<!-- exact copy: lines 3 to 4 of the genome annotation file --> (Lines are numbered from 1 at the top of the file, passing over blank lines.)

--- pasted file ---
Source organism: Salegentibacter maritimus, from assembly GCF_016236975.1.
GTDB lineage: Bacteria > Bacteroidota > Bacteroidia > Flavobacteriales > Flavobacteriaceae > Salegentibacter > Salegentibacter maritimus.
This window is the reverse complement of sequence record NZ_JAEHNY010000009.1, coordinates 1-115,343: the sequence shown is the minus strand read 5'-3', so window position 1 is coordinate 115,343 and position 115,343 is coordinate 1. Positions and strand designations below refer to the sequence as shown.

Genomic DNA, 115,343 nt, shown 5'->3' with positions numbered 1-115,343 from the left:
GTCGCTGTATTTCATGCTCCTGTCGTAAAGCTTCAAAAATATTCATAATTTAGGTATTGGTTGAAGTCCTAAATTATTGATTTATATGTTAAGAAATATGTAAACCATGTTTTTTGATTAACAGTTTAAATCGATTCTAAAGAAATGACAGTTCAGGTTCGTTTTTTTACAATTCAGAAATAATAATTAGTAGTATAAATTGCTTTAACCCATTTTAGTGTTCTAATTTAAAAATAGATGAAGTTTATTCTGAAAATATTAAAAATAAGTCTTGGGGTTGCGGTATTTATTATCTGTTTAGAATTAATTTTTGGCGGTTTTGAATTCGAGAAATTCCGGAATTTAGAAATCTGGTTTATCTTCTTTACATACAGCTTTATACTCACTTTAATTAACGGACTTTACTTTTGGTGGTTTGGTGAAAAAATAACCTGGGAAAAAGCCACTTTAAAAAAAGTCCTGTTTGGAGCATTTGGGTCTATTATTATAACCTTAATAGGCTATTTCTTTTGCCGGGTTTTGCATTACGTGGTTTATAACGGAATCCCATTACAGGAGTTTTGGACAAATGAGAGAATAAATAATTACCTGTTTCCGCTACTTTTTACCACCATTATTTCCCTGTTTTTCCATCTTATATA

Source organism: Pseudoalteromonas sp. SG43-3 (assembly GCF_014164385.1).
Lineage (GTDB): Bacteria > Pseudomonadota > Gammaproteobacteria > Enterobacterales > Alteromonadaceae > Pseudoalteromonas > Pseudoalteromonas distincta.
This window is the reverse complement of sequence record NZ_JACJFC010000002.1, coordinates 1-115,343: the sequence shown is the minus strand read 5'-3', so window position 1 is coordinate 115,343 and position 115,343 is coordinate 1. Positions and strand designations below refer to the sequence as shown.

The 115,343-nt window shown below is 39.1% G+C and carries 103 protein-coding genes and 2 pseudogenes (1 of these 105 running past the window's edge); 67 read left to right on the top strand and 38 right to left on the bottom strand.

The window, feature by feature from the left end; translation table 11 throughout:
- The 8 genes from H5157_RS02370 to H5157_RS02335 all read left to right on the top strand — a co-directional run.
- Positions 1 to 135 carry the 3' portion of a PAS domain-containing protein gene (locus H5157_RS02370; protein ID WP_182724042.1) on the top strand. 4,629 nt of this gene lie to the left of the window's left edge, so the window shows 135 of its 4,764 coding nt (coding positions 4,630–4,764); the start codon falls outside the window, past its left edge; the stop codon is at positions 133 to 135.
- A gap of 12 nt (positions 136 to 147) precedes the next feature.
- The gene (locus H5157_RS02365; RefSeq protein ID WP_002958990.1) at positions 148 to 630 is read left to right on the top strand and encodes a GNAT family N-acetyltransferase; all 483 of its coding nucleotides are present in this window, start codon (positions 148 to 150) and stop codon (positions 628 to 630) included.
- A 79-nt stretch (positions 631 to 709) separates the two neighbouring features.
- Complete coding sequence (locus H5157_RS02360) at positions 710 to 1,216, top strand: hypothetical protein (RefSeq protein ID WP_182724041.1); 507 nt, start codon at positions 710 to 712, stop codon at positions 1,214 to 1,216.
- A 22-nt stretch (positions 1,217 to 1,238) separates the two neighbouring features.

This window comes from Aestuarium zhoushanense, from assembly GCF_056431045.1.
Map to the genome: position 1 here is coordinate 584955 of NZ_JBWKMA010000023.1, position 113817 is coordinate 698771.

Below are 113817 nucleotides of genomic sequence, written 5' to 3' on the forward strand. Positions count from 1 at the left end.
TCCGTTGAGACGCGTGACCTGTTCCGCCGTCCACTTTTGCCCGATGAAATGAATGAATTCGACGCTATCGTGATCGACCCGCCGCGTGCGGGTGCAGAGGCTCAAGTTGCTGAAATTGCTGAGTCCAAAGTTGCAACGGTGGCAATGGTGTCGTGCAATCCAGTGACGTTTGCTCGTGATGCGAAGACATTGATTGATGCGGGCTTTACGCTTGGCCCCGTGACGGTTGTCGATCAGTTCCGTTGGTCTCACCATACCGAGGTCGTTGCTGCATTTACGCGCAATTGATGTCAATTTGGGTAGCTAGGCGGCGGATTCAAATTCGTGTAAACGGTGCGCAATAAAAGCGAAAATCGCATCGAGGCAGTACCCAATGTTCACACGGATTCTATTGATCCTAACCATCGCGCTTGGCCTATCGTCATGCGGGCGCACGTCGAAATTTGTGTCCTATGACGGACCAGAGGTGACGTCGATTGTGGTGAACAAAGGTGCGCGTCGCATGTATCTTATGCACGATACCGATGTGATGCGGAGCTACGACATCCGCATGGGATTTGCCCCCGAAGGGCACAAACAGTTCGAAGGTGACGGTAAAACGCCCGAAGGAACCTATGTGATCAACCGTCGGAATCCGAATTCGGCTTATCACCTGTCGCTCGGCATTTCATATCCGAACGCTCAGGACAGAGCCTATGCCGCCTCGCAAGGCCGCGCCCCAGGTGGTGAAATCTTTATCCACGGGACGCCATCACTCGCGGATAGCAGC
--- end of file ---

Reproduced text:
This window is the reverse complement of sequence record NZ_JAEHNY010000009.1, coordinates 1-115,343: the sequence shown is the minus strand read 5'-3', so window position 1 is coordinate 115,343 and position 115,343 is coordinate 1. Positions and strand designations below refer to the sequence as shown.

Genomic DNA, 115,343 nt, shown 5'->3' with positions numbered 1-115,343 from the left: